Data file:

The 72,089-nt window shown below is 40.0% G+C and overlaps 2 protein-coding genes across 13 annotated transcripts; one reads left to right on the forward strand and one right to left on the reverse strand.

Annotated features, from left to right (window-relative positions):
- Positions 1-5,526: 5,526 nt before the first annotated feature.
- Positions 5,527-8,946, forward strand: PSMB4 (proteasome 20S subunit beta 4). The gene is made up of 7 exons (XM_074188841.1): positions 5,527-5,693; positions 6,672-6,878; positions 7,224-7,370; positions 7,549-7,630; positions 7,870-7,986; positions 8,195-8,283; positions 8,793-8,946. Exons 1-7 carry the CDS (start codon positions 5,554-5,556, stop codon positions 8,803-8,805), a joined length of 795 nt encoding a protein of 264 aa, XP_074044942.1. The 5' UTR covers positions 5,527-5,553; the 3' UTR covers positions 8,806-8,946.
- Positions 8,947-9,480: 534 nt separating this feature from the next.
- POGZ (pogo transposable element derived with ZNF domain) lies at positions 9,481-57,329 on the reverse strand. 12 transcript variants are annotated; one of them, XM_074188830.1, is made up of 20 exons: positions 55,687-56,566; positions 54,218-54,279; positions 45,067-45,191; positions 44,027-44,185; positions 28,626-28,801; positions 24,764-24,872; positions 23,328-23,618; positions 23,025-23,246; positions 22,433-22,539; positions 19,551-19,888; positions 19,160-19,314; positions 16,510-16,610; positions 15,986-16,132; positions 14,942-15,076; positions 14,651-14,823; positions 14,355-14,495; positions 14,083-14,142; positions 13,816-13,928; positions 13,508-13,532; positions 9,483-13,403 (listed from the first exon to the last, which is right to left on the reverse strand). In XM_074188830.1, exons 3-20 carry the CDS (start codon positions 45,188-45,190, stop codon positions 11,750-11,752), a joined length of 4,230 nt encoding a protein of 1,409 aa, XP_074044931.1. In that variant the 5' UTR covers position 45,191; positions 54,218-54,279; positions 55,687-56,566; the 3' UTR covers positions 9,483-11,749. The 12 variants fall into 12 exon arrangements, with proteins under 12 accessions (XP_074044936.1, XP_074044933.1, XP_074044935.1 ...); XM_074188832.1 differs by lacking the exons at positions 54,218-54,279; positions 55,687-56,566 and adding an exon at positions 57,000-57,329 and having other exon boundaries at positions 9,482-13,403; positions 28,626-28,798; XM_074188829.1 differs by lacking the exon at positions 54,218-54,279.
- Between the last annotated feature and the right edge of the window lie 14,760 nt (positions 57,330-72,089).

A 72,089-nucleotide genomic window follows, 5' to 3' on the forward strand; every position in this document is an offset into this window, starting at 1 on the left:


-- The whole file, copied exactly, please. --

The 72,089-nt window shown below is 40.0% G+C and overlaps 2 protein-coding genes across 13 annotated transcripts; one reads left to right on the forward strand and one right to left on the reverse strand.

Annotated features, from left to right (window-relative positions):
- Positions 1-5,526: 5,526 nt before the first annotated feature.
- Positions 5,527-8,946, forward strand: PSMB4 (proteasome 20S subunit beta 4). The gene is made up of 7 exons (XM_074188841.1): positions 5,527-5,693; positions 6,672-6,878; positions 7,224-7,370; positions 7,549-7,630; positions 7,870-7,986; positions 8,195-8,283; positions 8,793-8,946. Exons 1-7 carry the CDS (start codon positions 5,554-5,556, stop codon positions 8,803-8,805), a joined length of 795 nt encoding a protein of 264 aa, XP_074044942.1. The 5' UTR covers positions 5,527-5,553; the 3' UTR covers positions 8,806-8,946.
- Positions 8,947-9,480: 534 nt separating this feature from the next.
- POGZ (pogo transposable element derived with ZNF domain) lies at positions 9,481-57,329 on the reverse strand. 12 transcript variants are annotated; one of them, XM_074188830.1, is made up of 20 exons: positions 55,687-56,566; positions 54,218-54,279; positions 45,067-45,191; positions 44,027-44,185; positions 28,626-28,801; positions 24,764-24,872; positions 23,328-23,618; positions 23,025-23,246; positions 22,433-22,539; positions 19,551-19,888; positions 19,160-19,314; positions 16,510-16,610; positions 15,986-16,132; positions 14,942-15,076; positions 14,651-14,823; positions 14,355-14,495; positions 14,083-14,142; positions 13,816-13,928; positions 13,508-13,532; positions 9,483-13,403 (listed from the first exon to the last, which is right to left on the reverse strand). In XM_074188830.1, exons 3-20 carry the CDS (start codon positions 45,188-45,190, stop codon positions 11,750-11,752), a joined length of 4,230 nt encoding a protein of 1,409 aa, XP_074044931.1. In that variant the 5' UTR covers position 45,191; positions 54,218-54,279; positions 55,687-56,566; the 3' UTR covers positions 9,483-11,749. The 12 variants fall into 12 exon arrangements, with proteins under 12 accessions (XP_074044936.1, XP_074044933.1, XP_074044935.1 ...); XM_074188832.1 differs by lacking the exons at positions 54,218-54,279; positions 55,687-56,566 and adding an exon at positions 57,000-57,329 and having other exon boundaries at positions 9,482-13,403; positions 28,626-28,798; XM_074188829.1 differs by lacking the exon at positions 54,218-54,279.
- Between the last annotated feature and the right edge of the window lie 14,760 nt (positions 57,330-72,089).

A 72,089-nucleotide genomic window follows, 5' to 3' on the forward strand; every position in this document is an offset into this window, starting at 1 on the left: